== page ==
The nearby Hahndorf Academy had a couple of art exhibitions by some contemporary artists, some historical exhibits and a couple more drawings by Hans Heysen. Heysen had donated more pictures to them, but they had been stolen in a break-in decades ago, uninsured and never seen again. Except for their frames which were found discarded in someone’s backyard on the way to the airport.

I would have liked to have seen the Samstag Museum of Art at UniSA but ran out of time on my brief visit to Adelaide.

detail from Marguerite Derricourt, A Day Out, 1999, Rundle Mall, Adelaide

Art Crimes in Australia (in progress)

Avant in Procession by Vincent Jean-Baptiste Chevillard was the first painting  to be stolen in Australia; the small painting was taken in 1885 but fortunately it is still in the collection of the Art Gallery of South Australia. I am still working on my book on art crimes.

Avant in Procession by Vincent Jean-Baptiste Chevillard
(image courtesy of the Art Gallery of South Australia)

At first the book was just going to be about Melbourne’s art crimes but I have since expanded it to cover art crimes in Australia. I did’t want to buy into the old interstate rivalry between Melbourne and Sydney and I had already written about several art crimes that involved interstate and international elements. There are also several interstate true crime stories that were too tempting for me not to write about including the fake Pollock exhibition that toured Australia. Then I got a scoop about Picasso’s La belle Hollandaise taken from the Queensland Art Gallery and I’ll leave that as a teaser.  

So as part of my seemly endless research for this book, please contact me if you can help with any of the following.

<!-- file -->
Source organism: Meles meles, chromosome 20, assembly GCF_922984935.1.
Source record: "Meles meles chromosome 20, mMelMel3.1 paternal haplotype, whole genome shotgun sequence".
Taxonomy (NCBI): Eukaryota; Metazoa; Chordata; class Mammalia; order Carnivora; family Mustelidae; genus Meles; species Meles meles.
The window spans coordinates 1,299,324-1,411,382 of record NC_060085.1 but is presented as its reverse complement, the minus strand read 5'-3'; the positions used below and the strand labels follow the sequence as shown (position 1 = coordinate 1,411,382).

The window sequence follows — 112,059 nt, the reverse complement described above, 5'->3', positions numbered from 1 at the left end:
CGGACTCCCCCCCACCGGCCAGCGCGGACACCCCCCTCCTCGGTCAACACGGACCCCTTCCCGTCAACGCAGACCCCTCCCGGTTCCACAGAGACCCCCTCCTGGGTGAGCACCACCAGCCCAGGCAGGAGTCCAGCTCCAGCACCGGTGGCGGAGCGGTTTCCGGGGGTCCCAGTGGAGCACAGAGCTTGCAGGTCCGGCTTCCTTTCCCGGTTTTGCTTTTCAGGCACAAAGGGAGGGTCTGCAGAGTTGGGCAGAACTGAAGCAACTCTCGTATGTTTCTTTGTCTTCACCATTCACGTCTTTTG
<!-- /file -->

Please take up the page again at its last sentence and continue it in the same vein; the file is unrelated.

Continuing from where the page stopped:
Can anyone suggest any politically motivated crimes involving art outside of Melbourne, apart from the decapitation of statues (see my post about Australia’s most controversial sculptures).

Any interesting crimes involving graffiti that are not from Melbourne, aside from Buga-up.

Any art crime in Tasmania, as it is one state or territory where I haven’t heard of even a stolen painting.

Any of the relatives of Constantin Celli, an artist who trained in Florence, who was residing in Paddington in 1906 when he was exploited by some crooked antique dealers, because I’d like to find out what happened to him later in his life.

The current owners of a miniature, ‘Wings, Ancient and Modern,’ depicting a boy, with birds flying around him and aeroplanes in the sky by the English painter, Dora Webb because it would be fascinating to know where it has ended up.

A serving or former police officer in Australia who has investigated any art theft, art forgery or the vandalism of art and wants to discuss the crime.

For more information about my investigation of art crimes see my previous blog post about my art and crime book.